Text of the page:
ANSWER: That we may know the holy nature and will of God, and the sinful nature and disobedience of our hearts; and thus our need of a Savior. The law also teaches and exhorts us to live a life worthy of our Savior.
In Galations 3:24, Paul explains to the recipients of his letter that the law was their guardian or tutor until Jesus Christ came. What does Paul mean when he describes the law in this way? (See also The Message translation of this verse, which is helpful for giving a fuller sense of what a guardian/tutor did in Paul's time.)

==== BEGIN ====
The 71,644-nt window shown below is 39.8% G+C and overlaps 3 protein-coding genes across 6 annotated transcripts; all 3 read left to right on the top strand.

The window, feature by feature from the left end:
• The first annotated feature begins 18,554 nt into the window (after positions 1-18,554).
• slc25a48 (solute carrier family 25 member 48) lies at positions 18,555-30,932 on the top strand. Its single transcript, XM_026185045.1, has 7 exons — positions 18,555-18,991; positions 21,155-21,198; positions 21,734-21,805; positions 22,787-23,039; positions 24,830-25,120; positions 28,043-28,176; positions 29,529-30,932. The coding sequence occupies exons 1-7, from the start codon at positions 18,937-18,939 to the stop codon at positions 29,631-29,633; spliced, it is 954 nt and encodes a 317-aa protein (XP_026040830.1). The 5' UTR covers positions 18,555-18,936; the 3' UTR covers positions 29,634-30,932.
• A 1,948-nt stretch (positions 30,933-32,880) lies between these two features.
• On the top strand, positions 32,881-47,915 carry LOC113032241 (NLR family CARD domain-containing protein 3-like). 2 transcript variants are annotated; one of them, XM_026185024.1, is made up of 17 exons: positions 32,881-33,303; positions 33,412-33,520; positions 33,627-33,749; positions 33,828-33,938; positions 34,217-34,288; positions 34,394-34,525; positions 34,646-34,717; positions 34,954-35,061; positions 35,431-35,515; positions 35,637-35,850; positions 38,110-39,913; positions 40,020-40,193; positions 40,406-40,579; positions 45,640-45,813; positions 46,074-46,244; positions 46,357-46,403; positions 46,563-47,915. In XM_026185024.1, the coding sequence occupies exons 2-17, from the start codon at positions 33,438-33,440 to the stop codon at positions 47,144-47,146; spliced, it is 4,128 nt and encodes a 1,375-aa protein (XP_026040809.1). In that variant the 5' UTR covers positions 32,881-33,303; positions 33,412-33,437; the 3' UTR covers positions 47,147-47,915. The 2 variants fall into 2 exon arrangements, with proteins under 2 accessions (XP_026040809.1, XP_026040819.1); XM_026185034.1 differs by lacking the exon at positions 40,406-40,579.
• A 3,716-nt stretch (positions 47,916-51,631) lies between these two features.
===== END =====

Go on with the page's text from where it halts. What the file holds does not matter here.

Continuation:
The commentary for this week's question, which comes from John Stott's The Message of Galatians, says:
The purpose of the law was…to lift the lid off man's respectability and disclose what he is really like underneath—sinful, rebellious, guilty, under the judgment of God, and helpless to save himself. And the law must still be allowed to do its God-given duty today. One of the great faults of the contemporary church is the tendency to soft-pedal sin and judgment….
Do you agree with this assessment of the church today? Why or why not? If you agree, how do you think the church could best curb its tendency to soft-pedal sin and judgment?
As you have studied the catechism questions on God's law (questions seven through fifteen), what have you learned about sin, obedience, and grace?